Through a combination of guided freewriting and other creative exercises on Mondays, Wednesdays, and Fridays, we’ll try our hands at freewriting fiction three times a week for three weeks. Working with a trusty timer (10 minutes per freewrite) and evocative visual prompts, we’ll let our imaginations take the lead, running roughshod over our well-worn true stories and introducing us to moments, characters, and incidents we never before dreamed up, much less wrote down.

*What if I suck at it?

Sucking will not only be acceptable in this group; we will CELEBRATE SUCKING. The goal will be to loosen up the reigns and make some shit up, without worrying about submitting and publishing, without stressing about who’s better than us, and with good cheer and great fun.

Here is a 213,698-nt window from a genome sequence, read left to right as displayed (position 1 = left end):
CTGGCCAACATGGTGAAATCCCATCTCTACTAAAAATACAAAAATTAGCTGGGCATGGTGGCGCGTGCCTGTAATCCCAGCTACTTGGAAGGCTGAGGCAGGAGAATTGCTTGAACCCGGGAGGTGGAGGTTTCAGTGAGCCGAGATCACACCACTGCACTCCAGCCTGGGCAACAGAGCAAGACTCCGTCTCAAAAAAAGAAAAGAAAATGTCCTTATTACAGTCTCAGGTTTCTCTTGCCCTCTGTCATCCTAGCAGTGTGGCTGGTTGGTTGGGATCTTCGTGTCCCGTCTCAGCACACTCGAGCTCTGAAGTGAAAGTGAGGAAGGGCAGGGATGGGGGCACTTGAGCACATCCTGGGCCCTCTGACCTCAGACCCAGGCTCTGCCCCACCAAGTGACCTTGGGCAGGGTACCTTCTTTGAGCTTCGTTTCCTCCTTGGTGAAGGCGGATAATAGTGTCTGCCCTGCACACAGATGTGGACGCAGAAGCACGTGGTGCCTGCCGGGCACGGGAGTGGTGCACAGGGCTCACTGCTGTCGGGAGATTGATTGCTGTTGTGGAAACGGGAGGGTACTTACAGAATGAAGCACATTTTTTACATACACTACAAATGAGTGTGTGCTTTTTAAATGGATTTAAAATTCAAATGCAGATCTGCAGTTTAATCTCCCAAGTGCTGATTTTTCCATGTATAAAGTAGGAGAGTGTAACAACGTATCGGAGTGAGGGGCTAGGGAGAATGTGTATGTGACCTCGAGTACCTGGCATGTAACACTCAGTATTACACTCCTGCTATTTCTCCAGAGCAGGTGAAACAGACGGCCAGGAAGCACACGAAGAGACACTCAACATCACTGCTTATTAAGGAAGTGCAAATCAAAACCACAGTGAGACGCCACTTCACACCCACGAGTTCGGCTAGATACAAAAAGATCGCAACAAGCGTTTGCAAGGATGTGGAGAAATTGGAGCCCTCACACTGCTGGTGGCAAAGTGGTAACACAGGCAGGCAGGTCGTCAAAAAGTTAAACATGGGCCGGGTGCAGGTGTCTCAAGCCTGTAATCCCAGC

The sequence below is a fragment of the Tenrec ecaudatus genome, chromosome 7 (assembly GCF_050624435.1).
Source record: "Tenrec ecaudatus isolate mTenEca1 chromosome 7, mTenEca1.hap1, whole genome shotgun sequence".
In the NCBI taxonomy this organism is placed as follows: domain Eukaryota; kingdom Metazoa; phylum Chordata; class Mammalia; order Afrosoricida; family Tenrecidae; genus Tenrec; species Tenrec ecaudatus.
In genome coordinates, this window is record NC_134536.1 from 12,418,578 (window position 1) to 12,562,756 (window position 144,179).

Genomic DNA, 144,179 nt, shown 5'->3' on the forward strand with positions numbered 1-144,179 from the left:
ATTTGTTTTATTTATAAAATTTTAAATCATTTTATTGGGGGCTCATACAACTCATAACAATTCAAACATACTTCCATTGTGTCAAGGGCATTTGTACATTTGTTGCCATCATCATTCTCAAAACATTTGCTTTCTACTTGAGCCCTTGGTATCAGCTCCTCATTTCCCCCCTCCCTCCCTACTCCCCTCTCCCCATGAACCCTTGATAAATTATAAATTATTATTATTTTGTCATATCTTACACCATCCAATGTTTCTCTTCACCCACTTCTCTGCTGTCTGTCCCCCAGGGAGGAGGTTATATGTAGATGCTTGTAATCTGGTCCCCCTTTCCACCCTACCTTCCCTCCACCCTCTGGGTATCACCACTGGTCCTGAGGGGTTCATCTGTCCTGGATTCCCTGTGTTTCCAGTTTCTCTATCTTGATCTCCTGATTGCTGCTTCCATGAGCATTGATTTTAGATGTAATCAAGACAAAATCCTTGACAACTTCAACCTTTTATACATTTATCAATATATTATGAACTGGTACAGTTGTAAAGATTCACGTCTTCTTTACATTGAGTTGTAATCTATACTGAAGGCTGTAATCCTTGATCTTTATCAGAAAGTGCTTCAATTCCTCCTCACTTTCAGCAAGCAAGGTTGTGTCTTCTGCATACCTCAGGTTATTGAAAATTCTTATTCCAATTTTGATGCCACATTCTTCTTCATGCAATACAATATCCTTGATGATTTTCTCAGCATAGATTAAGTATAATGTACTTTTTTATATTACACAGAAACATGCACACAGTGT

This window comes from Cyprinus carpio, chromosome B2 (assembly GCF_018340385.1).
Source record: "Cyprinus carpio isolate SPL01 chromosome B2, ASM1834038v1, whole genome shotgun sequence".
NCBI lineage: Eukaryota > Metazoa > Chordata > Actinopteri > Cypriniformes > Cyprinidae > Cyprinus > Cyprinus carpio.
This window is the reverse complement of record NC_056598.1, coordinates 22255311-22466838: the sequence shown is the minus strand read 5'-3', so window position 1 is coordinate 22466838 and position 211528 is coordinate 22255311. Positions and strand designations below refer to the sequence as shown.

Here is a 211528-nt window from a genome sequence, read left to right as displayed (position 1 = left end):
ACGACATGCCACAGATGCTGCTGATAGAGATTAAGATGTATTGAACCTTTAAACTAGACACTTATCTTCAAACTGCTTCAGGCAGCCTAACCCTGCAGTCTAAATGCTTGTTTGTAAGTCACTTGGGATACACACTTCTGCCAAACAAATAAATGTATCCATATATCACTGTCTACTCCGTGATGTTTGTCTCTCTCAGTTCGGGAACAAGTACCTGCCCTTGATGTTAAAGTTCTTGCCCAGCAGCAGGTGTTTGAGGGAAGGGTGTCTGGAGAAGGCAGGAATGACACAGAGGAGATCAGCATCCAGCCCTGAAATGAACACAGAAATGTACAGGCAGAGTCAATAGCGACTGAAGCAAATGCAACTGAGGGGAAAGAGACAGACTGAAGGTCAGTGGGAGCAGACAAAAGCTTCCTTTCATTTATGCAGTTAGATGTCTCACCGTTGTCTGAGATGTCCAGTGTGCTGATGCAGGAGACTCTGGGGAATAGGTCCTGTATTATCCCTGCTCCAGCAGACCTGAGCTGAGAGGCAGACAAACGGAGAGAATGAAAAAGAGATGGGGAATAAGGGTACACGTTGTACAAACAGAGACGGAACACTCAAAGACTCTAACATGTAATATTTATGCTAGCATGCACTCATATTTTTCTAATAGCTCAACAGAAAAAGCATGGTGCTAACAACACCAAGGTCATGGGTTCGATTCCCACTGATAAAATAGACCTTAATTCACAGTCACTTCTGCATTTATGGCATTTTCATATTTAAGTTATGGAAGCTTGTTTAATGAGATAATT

group participation

There will be TWO sections of this group, each limited to TWELVE participants. These groups will be top-secret, so you don’t have to worry about anyone else seeing what goes on in that wild imagination of yours. Participation is optional, but it’s also super fun so I hope you’ll go for it.

will i get feedback?

Yes and no. We won’t be focused on craft so much as generous reflection and encouraging comments on each other’s forays into made-up scenes and scenarios. That said, if you find that you want feedback on a specific aspect of any of your writing, you are welcome to ask for it.

DATES:

Monday, November 14 — Friday, December 2

COST:

With the intention of this group being widely inclusive, I’m once again offering three different (confidential) payment tiers, based completely on the honor system. Please choose according to an honest self-assessment:

  • Tier 1: Folks who have to scrimp, squirrel, and save to participate in this kind of group.
  • Tier 2: Anyone who’s moderately comfortable and has some disposable income.
  • Tier 3: Those of you who have the ability and desire to pay it forward.

:: $63 ::
btn_buynow_lg

:: $126 ::
btn_buynow_lg

:: $189 ::btn_buynow_lg
We are going to have so much fun in these groups. Join me!